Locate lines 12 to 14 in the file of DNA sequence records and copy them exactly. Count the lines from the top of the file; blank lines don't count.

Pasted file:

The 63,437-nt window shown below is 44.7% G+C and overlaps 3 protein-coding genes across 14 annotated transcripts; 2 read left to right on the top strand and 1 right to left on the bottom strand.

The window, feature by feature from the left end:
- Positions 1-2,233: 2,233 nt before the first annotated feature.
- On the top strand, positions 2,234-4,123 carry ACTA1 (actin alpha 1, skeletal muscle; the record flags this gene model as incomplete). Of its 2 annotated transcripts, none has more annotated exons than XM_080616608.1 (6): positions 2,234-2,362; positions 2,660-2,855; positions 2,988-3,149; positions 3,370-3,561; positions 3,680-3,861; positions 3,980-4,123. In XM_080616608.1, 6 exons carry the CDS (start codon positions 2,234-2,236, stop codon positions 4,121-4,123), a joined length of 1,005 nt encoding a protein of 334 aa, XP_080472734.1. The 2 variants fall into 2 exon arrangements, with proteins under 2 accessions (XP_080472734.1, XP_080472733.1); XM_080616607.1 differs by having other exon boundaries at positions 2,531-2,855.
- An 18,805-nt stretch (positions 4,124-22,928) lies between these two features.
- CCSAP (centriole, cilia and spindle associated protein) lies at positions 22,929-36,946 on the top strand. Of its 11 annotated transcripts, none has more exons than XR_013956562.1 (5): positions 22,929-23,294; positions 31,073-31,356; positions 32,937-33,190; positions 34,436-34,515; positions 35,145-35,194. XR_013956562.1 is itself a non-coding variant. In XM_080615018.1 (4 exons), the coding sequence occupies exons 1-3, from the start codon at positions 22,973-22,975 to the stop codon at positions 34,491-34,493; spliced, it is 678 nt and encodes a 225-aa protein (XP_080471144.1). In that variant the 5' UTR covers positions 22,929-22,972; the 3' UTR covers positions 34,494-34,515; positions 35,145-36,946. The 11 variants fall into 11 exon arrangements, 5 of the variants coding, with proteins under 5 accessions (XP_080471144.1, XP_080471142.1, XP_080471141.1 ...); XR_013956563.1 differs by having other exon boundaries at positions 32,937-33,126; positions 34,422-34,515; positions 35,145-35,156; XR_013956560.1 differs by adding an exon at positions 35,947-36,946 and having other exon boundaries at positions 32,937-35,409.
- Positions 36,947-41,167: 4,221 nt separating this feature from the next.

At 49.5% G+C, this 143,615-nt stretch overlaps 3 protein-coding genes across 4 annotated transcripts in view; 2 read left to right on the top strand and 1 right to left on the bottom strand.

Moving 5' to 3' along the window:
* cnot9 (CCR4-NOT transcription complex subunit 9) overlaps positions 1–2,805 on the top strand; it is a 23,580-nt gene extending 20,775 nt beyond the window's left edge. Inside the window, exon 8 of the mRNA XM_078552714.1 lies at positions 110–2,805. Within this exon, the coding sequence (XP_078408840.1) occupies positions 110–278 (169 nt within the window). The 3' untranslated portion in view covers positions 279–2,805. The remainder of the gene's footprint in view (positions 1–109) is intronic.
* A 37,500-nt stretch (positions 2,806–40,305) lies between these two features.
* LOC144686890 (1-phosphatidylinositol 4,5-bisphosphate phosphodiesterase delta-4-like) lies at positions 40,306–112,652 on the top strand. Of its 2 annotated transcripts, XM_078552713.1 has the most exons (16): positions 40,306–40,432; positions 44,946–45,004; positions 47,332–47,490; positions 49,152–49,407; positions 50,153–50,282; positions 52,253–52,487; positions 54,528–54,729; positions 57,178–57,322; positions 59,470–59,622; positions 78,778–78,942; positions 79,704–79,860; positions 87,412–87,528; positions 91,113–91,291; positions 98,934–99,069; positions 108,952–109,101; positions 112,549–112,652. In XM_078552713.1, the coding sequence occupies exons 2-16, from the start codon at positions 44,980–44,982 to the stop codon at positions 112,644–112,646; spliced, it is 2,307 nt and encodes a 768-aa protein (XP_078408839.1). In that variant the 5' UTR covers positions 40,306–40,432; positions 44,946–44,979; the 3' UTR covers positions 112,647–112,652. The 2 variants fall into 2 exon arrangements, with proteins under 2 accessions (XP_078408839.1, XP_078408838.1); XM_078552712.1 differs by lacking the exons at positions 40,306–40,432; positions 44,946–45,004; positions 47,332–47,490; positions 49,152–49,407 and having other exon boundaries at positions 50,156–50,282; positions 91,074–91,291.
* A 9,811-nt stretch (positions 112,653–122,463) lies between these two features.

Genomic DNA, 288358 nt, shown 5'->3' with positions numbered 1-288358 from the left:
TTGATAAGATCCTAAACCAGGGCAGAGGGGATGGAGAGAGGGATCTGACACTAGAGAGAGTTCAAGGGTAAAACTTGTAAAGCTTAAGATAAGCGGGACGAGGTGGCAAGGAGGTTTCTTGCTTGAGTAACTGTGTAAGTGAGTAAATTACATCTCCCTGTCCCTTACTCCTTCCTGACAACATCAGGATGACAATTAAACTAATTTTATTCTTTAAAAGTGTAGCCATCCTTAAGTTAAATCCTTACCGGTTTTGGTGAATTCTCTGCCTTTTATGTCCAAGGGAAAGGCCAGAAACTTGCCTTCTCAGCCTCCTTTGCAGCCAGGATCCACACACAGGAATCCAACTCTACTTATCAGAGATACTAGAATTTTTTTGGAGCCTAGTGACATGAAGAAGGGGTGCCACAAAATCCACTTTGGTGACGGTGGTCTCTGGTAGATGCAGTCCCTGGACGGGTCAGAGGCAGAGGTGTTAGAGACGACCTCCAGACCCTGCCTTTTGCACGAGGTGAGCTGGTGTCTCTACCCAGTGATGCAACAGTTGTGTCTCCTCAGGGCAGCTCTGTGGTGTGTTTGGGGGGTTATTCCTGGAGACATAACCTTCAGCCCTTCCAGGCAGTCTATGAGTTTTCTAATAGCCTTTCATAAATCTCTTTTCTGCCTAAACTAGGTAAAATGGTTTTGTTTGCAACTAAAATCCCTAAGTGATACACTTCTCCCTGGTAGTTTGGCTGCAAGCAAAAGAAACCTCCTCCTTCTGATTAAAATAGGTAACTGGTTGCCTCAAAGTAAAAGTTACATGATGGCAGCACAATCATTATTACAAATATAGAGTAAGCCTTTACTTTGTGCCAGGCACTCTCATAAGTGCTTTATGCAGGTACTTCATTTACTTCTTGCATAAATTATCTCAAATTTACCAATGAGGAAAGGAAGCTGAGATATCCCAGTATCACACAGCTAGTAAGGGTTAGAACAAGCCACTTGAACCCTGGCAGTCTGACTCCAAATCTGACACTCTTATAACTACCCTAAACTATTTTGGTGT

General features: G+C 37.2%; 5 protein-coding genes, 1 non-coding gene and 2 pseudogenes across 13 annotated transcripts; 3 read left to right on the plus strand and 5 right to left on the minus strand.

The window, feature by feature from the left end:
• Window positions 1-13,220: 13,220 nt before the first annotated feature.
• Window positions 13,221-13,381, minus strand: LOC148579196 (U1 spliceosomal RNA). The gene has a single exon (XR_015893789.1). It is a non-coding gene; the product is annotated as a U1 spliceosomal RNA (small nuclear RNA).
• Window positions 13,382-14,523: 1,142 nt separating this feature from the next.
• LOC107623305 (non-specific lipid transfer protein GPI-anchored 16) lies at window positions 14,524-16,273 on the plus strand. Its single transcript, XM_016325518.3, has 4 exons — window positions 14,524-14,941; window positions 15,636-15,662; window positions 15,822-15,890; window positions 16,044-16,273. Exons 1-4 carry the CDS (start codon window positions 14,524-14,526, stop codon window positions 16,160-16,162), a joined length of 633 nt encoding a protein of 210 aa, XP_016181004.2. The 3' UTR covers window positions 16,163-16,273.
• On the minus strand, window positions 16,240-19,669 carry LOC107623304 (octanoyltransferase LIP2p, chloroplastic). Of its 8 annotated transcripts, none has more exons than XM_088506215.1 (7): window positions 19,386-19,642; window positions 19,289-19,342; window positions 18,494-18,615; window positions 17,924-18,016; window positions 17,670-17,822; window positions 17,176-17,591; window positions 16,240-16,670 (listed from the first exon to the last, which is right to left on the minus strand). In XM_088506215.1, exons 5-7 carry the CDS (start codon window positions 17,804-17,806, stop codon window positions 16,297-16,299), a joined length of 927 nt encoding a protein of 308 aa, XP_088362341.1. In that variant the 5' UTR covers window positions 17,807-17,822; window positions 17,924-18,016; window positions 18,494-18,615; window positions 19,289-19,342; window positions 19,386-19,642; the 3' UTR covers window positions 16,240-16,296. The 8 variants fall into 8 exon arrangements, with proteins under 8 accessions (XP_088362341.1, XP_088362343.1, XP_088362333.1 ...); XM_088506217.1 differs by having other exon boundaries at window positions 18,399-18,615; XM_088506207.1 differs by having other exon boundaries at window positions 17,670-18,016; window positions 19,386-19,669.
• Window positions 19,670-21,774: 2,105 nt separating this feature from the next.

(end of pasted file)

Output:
* LOC144686890 (1-phosphatidylinositol 4,5-bisphosphate phosphodiesterase delta-4-like) lies at positions 40,306–112,652 on the top strand. Of its 2 annotated transcripts, XM_078552713.1 has the most exons (16): positions 40,306–40,432; positions 44,946–45,004; positions 47,332–47,490; positions 49,152–49,407; positions 50,153–50,282; positions 52,253–52,487; positions 54,528–54,729; positions 57,178–57,322; positions 59,470–59,622; positions 78,778–78,942; positions 79,704–79,860; positions 87,412–87,528; positions 91,113–91,291; positions 98,934–99,069; positions 108,952–109,101; positions 112,549–112,652. In XM_078552713.1, the coding sequence occupies exons 2-16, from the start codon at positions 44,980–44,982 to the stop codon at positions 112,644–112,646; spliced, it is 2,307 nt and encodes a 768-aa protein (XP_078408839.1). In that variant the 5' UTR covers positions 40,306–40,432; positions 44,946–44,979; the 3' UTR covers positions 112,647–112,652. The 2 variants fall into 2 exon arrangements, with proteins under 2 accessions (XP_078408839.1, XP_078408838.1); XM_078552712.1 differs by lacking the exons at positions 40,306–40,432; positions 44,946–45,004; positions 47,332–47,490; positions 49,152–49,407 and having other exon boundaries at positions 50,156–50,282; positions 91,074–91,291.
* A 9,811-nt stretch (positions 112,653–122,463) lies between these two features.

Genomic DNA, 288358 nt, shown 5'->3' with positions numbered 1-288358 from the left: